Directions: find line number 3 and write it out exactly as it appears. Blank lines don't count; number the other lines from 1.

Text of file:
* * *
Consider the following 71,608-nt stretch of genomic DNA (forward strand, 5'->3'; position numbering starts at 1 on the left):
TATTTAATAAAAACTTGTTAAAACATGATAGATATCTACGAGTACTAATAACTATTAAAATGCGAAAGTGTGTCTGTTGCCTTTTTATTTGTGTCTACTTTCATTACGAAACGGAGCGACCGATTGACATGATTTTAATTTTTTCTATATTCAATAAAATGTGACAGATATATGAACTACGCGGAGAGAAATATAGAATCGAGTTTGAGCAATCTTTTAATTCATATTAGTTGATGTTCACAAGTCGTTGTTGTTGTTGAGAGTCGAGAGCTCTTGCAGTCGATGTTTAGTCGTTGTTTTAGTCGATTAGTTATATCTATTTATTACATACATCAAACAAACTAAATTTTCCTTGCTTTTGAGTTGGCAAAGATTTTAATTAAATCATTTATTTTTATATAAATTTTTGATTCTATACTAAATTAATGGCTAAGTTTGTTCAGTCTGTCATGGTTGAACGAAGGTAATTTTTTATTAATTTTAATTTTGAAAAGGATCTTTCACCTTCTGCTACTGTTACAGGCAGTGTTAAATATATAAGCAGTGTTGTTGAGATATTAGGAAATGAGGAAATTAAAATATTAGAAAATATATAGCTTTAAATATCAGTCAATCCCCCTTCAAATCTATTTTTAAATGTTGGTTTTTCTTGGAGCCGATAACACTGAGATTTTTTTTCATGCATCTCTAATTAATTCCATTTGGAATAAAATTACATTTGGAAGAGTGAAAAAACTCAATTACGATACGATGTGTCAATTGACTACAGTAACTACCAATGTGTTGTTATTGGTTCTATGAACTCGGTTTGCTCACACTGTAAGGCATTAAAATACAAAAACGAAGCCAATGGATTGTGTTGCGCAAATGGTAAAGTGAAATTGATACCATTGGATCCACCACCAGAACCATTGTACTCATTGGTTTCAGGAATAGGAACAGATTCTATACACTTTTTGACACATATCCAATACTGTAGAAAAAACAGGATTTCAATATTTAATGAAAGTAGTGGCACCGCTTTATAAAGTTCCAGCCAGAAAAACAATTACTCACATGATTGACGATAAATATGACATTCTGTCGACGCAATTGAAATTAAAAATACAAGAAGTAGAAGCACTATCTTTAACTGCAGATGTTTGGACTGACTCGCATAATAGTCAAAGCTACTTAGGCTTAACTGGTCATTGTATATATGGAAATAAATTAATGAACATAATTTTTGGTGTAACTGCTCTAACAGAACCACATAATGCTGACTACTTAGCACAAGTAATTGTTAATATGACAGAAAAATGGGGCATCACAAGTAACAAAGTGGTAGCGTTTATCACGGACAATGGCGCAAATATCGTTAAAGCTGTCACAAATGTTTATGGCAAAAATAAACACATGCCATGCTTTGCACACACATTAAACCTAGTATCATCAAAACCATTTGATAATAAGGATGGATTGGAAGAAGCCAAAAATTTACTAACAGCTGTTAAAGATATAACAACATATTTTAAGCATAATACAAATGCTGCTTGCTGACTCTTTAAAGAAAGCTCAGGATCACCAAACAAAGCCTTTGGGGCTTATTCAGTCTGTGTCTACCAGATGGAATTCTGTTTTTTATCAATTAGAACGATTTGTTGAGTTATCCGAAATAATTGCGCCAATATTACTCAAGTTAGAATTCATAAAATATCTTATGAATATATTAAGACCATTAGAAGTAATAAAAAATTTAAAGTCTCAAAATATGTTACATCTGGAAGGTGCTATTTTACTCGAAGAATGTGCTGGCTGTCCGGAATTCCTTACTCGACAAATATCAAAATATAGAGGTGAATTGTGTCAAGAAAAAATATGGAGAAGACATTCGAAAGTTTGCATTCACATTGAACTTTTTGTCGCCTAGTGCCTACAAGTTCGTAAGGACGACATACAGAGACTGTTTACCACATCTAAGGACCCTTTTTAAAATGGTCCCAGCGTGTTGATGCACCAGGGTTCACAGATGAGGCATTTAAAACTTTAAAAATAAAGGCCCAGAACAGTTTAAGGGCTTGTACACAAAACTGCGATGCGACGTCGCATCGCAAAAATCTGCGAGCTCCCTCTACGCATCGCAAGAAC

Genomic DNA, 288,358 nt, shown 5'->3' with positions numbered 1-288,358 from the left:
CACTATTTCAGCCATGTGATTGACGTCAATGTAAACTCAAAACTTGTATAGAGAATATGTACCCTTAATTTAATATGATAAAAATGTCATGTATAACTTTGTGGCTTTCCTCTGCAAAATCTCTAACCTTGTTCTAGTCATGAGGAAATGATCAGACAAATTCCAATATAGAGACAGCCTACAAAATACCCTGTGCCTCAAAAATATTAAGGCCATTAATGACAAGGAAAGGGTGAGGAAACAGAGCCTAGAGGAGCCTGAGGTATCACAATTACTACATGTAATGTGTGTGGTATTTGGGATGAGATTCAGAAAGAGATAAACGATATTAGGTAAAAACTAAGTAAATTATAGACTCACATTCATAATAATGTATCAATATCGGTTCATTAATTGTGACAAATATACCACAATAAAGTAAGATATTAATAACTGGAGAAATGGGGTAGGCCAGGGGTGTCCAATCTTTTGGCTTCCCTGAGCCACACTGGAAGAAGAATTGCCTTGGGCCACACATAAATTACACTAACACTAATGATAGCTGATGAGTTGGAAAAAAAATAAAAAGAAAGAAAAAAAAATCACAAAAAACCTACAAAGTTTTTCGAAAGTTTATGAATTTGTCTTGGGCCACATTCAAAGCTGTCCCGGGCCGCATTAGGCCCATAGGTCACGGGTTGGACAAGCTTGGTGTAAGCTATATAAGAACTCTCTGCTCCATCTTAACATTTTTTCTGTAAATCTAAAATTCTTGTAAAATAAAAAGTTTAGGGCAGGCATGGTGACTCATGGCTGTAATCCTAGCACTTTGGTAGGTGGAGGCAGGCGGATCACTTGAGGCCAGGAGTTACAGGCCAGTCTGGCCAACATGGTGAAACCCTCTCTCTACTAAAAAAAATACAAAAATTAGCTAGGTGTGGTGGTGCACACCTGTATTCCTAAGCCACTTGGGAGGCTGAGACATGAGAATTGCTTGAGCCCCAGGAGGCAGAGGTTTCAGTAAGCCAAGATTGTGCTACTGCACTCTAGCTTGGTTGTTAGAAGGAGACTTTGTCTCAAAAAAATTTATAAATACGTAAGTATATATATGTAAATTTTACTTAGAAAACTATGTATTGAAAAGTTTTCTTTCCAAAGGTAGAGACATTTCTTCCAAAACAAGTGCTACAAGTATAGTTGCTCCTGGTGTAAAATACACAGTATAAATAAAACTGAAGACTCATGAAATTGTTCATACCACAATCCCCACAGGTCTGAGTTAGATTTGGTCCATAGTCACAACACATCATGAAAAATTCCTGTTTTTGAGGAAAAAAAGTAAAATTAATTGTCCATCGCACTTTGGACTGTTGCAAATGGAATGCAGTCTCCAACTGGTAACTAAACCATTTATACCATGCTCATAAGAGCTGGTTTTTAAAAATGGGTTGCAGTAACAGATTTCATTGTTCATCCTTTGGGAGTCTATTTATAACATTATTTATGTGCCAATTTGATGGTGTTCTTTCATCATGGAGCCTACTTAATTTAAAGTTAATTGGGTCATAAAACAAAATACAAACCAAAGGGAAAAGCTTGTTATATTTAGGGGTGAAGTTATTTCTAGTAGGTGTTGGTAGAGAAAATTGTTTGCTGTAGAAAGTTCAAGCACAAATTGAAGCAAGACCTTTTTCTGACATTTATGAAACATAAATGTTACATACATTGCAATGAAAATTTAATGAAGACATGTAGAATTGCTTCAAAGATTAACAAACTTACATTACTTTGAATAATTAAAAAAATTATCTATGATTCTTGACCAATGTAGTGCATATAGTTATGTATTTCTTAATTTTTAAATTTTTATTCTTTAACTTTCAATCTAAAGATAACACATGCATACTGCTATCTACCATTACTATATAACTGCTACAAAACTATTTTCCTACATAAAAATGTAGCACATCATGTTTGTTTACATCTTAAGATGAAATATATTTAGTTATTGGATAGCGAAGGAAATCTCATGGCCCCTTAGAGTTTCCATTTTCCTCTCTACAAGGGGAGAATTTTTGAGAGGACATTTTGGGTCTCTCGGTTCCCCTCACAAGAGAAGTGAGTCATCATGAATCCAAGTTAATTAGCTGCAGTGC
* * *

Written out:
Genomic DNA, 288,358 nt, shown 5'->3' with positions numbered 1-288,358 from the left: